Social, Cultural and Community Support

Vale Inco regularly supports cultural and community events through sponsorships and donations. The company has established scholarships that are available to the Innu and Inuit; it is also providing ongoing support funding to schools to encourage attendance and student development. Vale Inco contributes to a wide variety of civic, community, cultural, health, and education initiatives in Newfoundland and Labrador.

Vale Inco has also contributed to the development of a new community centre in Nain, Labrador, and to the Innu Healing Foundation's Building Hope Campaign to help build, equip and endow two community recreational facilities in Sheshatshiu and Natuashish.

Vale Inco produces an annual corporate Social Responsibility Report that outlines employment, training, procurement, and community investment initiatives. Socio-economic monitoring strategies are being developed jointly with the Innu Nation and the Nunatsiavut Government.

A socio-economic study is under way to determine the impact the project has had on the people of Labrador's North Coast, especially the Innu and Inuit. It is a follow-up to the environmental and socio-economic assessments that were carried out between 1997 and 1999.

Environmental Protection

Vale Inco has implemented an Environmental Protection Plan that consolidates all relevant provincial, federal, and Inco corporate environmental guidelines. This ensures the approach to identifying non-compliance issues and offering mitigation is consistent. Environmental management and monitoring involve a high level of Aboriginal participation and extend to virtually all aspects of the environmental management process. The company incorporates the traditional knowledge of Aboriginal peoples in the ongoing management and monitoring of daily environmental performance. This allows for the protection of areas of cultural signifi cance. In addition, Vale Inco funds on-site Aboriginal Environmental Monitors who report to the Nunatsiavut Government and Innu Nation.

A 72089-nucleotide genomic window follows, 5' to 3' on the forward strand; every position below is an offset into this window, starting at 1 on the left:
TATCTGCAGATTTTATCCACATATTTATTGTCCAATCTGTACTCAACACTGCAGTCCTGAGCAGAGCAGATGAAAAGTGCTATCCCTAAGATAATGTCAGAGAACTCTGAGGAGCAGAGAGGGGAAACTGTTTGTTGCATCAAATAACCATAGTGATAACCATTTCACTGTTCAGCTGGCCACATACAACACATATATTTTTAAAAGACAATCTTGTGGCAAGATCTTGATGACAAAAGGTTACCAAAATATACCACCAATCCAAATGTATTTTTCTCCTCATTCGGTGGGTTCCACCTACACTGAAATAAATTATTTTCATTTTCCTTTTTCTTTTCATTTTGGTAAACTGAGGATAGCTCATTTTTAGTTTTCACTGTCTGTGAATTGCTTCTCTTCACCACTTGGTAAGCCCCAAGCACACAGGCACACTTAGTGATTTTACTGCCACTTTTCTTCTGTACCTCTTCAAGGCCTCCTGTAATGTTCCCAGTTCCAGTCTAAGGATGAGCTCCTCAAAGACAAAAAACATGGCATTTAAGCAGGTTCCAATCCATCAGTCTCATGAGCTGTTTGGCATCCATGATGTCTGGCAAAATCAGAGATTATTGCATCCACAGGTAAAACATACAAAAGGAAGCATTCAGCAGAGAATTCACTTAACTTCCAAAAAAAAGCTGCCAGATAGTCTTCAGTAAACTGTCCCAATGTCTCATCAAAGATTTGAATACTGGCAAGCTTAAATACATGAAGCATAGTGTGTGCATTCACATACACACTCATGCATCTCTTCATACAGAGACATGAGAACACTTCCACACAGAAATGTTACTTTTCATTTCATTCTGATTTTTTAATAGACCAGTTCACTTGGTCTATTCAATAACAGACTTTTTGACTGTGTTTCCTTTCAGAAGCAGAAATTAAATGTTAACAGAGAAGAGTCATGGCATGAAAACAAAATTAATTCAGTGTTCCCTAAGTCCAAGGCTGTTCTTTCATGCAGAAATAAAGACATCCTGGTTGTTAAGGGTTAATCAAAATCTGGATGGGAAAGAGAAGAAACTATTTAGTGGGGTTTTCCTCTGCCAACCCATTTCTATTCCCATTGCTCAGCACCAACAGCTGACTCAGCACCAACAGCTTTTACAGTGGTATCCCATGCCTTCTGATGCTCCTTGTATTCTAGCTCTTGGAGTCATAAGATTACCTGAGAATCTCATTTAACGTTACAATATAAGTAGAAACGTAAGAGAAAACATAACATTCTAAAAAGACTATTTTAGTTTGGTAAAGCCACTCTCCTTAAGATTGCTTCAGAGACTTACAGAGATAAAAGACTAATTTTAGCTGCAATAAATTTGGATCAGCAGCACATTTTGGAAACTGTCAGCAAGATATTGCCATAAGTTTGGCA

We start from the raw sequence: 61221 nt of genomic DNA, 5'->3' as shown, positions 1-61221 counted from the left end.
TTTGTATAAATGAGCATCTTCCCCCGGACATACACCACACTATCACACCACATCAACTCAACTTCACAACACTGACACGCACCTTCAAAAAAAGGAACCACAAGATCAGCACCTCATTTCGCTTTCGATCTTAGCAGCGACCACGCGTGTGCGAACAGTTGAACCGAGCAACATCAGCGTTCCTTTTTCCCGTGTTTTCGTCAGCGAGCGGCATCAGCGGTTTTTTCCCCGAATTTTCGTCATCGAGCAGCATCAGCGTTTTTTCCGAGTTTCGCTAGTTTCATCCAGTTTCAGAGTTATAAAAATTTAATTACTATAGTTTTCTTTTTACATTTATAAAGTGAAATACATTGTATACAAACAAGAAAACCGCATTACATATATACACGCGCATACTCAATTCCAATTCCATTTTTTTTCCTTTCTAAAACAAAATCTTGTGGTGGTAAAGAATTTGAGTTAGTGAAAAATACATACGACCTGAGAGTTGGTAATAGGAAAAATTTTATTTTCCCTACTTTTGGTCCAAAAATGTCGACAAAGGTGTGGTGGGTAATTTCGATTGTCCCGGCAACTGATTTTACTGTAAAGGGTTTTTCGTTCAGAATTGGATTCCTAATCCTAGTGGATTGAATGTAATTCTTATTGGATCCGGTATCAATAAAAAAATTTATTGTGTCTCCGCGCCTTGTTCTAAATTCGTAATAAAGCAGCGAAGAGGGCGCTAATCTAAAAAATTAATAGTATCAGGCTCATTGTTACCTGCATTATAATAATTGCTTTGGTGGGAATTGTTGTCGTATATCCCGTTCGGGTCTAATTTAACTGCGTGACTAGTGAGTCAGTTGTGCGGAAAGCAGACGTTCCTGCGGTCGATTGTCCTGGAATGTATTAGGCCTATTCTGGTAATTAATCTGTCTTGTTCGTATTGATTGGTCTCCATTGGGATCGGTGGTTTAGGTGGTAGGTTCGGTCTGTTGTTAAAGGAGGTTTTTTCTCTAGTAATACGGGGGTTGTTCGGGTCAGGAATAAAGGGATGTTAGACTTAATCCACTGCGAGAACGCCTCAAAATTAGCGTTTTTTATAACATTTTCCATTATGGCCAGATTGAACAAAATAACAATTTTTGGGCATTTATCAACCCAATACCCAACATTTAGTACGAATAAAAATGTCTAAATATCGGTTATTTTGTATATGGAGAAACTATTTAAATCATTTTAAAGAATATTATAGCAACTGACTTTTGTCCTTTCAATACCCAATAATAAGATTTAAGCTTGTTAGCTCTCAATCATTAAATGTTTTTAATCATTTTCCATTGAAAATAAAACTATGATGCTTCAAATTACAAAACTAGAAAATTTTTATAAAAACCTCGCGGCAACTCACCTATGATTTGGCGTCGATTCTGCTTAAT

Photo of a female heavy equipment operator
 

Moving Forward

Vale Inco is committed to maximizing opportunities for Aboriginal peoples in Labrador. According to Tom Paddon, General Manager of Labrador Operations, "Our employment and procurement success to date is evidence of this commitment. We achieved this level of success by working closely with the Innu Nation, the LIA, and all of our stakeholders to reach our goals."

For more information, please visit the Vale Inco website or contact the company by telephone at 709-758-8888 or by facsimile at 709-758-8833.

Photos courtesy of Vale Inco (used with permission).

2008
For more information on Aboriginal communities and mining, please visit the Natural Resources Canada Mining/Materials webpage or send an e-mail to Info-LMS .